My grandparents, George MacFarlane and Beatrice Bentley, met in Ceylon (now Sri Lanka) sometime in 1914 or 15 and married in Market Harborough in 1920. I know that statement probably raises more questions that it answers, but I’m afraid I don’t really know very much more than the bare bones. George, newly qualified, had been sent out to work as a chemist in Kandy, don’t ask me why, but there is a theory that it had something to do with taking medicines out there to help fight an outbreak of plague which had taken place in the country round about this time (which I CAN verify thanks to Wikipedia!). In true Who-Do-You-Think-You-Are fashion, I have found him listed as a passenger on board the P&O steamer SS Malwa which set sail from London on the 7th of April 1911, calling in at Colombo, Ceylon. However that’s where the WDYTYA similarity ends because I can’t find him on any returning voyage, nor is there a team of helpful experts ready to tell me where to look for evidence of how George would have spent his time in that far off outpost of empire. So we’ll just have to imagine – think elephants, temples, tea plantations…
As for Beatrice, she was 17 when she set off from Liverpool on the 10th of December 1914 on board the SS Leicestershire. She is listed as a governess, accompanying Mr and Mrs WG Wishart and Miss Jessie Wishart. Miss Jessie was probably only a year or two younger than Beatrice herself. The return journey was made by the three intrepid ladies in December of the following year on board the SS Gloucestershire, William Wishart no doubt remaining behind to pursue his business interests.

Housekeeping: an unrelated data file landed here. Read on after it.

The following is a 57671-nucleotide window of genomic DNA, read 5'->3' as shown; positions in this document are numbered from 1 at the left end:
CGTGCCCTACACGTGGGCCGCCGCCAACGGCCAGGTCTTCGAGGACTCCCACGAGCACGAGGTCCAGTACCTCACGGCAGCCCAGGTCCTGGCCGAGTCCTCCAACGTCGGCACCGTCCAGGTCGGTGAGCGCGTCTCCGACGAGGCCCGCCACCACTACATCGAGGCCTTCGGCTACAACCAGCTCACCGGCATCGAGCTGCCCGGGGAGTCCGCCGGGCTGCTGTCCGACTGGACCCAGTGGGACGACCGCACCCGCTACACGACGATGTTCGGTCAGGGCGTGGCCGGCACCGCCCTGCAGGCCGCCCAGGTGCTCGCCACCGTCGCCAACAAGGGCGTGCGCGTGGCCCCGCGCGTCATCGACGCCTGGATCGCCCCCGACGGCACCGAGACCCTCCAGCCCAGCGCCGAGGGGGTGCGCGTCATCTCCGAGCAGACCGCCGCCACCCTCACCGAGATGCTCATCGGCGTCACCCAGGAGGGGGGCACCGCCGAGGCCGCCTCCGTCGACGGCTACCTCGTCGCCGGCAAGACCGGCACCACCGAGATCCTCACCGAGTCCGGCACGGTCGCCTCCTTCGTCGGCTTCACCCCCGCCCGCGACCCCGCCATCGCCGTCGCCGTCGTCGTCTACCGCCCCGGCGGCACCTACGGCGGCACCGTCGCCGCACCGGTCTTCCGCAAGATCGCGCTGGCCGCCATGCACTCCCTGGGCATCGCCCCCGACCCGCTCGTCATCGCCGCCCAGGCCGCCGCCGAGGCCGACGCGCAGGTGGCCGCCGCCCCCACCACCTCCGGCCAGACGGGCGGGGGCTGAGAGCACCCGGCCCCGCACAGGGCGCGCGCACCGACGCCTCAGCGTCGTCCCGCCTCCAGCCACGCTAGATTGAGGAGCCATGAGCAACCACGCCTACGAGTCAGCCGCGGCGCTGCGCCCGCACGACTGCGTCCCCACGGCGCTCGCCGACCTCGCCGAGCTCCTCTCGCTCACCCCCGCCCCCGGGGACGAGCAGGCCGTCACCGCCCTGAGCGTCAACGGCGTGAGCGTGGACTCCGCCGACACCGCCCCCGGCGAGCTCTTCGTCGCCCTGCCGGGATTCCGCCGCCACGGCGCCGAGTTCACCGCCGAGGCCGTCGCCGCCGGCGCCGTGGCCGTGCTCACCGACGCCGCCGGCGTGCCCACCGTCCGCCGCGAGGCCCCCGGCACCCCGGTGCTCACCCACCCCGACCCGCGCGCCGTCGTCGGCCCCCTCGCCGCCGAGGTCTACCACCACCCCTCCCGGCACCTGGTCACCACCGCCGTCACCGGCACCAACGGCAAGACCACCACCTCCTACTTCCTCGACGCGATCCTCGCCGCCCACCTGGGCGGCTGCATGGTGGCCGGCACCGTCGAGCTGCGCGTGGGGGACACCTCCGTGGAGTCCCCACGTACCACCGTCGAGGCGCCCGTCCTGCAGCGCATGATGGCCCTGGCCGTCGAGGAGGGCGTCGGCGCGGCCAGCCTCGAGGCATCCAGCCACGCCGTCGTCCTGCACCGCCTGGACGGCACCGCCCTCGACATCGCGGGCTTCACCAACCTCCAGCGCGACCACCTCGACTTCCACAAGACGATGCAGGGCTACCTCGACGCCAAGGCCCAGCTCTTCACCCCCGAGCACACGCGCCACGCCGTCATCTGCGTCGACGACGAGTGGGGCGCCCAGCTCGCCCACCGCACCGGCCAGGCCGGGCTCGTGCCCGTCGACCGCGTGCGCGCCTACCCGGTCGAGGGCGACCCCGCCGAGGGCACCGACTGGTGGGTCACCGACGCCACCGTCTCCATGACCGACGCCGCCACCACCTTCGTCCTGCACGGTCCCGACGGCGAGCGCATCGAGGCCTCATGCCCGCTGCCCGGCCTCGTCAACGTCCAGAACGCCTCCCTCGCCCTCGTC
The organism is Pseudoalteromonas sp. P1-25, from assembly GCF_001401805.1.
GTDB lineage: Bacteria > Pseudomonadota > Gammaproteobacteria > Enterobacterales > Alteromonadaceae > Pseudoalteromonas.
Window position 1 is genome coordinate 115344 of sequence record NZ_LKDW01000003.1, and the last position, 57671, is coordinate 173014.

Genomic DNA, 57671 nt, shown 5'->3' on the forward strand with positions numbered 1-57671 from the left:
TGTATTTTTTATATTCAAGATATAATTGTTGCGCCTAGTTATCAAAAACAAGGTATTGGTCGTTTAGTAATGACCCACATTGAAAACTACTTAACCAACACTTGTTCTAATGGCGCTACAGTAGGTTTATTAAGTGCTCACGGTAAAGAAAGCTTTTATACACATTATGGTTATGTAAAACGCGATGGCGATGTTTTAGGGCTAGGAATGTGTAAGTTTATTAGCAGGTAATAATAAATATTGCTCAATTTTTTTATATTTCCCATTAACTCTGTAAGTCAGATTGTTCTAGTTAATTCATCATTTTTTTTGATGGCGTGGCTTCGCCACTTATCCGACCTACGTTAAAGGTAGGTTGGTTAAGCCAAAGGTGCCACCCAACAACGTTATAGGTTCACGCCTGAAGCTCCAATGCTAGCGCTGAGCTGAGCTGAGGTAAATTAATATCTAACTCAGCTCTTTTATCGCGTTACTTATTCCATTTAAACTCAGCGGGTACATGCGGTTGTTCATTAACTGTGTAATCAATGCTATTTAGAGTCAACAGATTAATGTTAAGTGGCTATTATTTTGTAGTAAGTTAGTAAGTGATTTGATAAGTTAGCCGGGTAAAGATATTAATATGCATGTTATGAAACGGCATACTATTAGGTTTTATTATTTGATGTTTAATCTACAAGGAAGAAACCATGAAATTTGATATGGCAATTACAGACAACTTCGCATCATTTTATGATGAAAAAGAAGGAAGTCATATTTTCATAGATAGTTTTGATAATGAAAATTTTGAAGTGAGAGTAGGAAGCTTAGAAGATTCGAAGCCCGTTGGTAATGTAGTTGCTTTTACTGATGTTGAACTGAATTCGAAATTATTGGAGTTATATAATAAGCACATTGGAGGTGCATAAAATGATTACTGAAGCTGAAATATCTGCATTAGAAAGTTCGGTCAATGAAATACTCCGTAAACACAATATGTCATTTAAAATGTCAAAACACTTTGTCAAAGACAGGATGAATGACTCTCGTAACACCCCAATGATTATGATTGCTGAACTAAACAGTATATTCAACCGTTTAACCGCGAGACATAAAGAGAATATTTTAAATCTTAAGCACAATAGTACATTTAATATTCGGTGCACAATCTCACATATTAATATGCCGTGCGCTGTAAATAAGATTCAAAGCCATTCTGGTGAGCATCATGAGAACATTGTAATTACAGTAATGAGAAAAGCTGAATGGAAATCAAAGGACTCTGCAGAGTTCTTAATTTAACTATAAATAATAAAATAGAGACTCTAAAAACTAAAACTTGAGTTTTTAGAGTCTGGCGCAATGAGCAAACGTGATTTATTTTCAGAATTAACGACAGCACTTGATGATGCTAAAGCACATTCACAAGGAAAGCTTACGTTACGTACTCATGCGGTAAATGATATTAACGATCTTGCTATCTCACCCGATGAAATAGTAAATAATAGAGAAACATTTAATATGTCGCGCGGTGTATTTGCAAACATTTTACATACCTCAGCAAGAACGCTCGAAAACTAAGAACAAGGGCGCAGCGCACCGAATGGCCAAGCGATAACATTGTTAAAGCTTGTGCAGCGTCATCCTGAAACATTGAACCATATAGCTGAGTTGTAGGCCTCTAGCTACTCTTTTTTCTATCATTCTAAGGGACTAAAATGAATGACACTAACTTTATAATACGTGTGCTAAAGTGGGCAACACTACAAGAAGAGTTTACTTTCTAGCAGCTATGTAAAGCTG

So, we can only speculate about the 25 year old George and the 18 year old Beatrice falling in love during that year when she was out in the far east. Did they maybe meet at an afternoon tea party, dance together under the moon, share their hopes and dreams, make plans to be reunited back in Blighty and then write letters to each other during the months and years they were apart. I have no idea. All I know is that the next we hear of them is their wedding on the 8th of September 1920, so SOMETHING must have happened!
The young couple settled in Fort William, where George took over the family chemist business from his widowed father, Peter, and they lived with him in the commodious flat above the shop at 50 High Street. It wasn’t long before the family began to grow, and at last I have some pictures to show you – here’s a wee slideshow. I particularly like the ones where the children are grubby… and that one with the whole family out with the pram, doesn’t John remind you of “Just William”?
I am named after my paternal and maternal grandmothers, Beatrice and Margaret. I know little about my mother’s mother, Maggie Hynes, though I’m working on it… But it was always going to be on the cards that my dad would call his eldest child after his beloved mother, for she died when he was only 11 and that loss affected him deeply for the rest of his life, I think he never really stopped longing for her.
As a child, you don’t always appreciate what it means when you are told that someone in a previous generation died before you were even born – it seems like the natural order of things. Now of course, I can understand what a tragedy it was that this grandmother of mine died of TB in 1932 at only 35 years of age. It’s quite a shock to realise that had she lived she’d only have been 57 when I was born in 1954. It is also painful to know that a diagnosis of TB in the 1920’s and 30’s was more likely than not a death sentence, as antibiotics did not become widely available until the 1950’s.